Joe the brewer spent a lot of time taking photos and video. He likes to do video blogs these days. He was particularly enamoured by Sarah Finney's lovely dog Aidan who in turn loved all the attention. He even has his own twitter account.
At one point, all the brewers got on stage and Simon Broderick acted as MC while asking questions of the brewers. At this stage, Richard from Black Donkey hadn't arrived. He had just arrived back in the country after an epic motorbike trip around the continent and was racing to Sligo. He stormed in at about the start of question 3. The bar were ignoring his pleas for a beer so I ran up to the bar and got him one.
Of all of the fantastic beers that were available on Saturday, one stood out to me. It stood out for being one of the more slightly normal beers available but still very different. The Zwickel from Metalman was outstanding in every regard. A 5.4% unfiltered lager that ticked all of the boxes for the style. I'll be keeping an eye out for cans of this as I believe it has been released.
The only new brewery to me was Redchurch from London. Their Hoxton Stout was delicious but I only noticed that it was 6% after I ordered one. Their dry hopped sour was also pretty excellent but I didn't get a change to try the IPA for which I have no excuse because I jumped behind the bar for an hour.
Another beer of note was Yellow Belly's The Red Oats Are Commin. Basically an American oat ale. Let's not forget the White Hag beers themselves of course. Little Fawn and Puca are two of my favourite Irish beers.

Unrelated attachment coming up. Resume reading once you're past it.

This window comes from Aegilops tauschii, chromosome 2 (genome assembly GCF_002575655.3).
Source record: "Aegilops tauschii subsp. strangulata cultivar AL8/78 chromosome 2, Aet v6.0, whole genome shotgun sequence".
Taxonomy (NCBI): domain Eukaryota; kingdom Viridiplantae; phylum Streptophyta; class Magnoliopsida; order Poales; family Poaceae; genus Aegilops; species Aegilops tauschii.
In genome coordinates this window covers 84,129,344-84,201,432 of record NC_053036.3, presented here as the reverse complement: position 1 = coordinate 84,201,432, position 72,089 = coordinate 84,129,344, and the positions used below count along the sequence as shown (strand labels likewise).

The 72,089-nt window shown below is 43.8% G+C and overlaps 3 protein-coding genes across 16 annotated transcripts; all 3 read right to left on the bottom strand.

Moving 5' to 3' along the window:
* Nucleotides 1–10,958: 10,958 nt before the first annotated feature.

All of the beer was fantastic of course but I don't take notes at events like this. For me, it's more about the experience rather than anally taking notes to write blog posts. TheBeerNut was there doing just that so expect a future article on the beers that were new to him.
The final piece of entertainment was an odd band of drummers with traffic cone shaped wicker baskets on their head. It must be a Sligo thing. Poor Aidan was pretty freaked out and didn't know whether he should be attacking or cowering in fear. Thankfully, he seems to be a good-natured softie so settled for a deer in headlights kind of pose.
There was then an after-party in Sligo town a the brilliant Swagman bar. I had never been there before and I can't fault it. It's like a reverse macro bar. They specialise in craft beer but they have a few token taps of macro for those that just can'd deal with change.
If I have one complaint about the whole thing is the lack of cake. A cake came out, it looked interesting but I didn't get any and anyone who knows me will know that I like cake. Simon Broderick has a picture of said cake on his blog post which he somehow had posted the next morning. I suppose that's because he left at a sensible time because he was camping with his family. I'll bet he ate all the cake while he was at it.
*Otterbank is Declan Nixon's own contract brand. He's the head brewer at Yellow Belly so it's currently brewed there.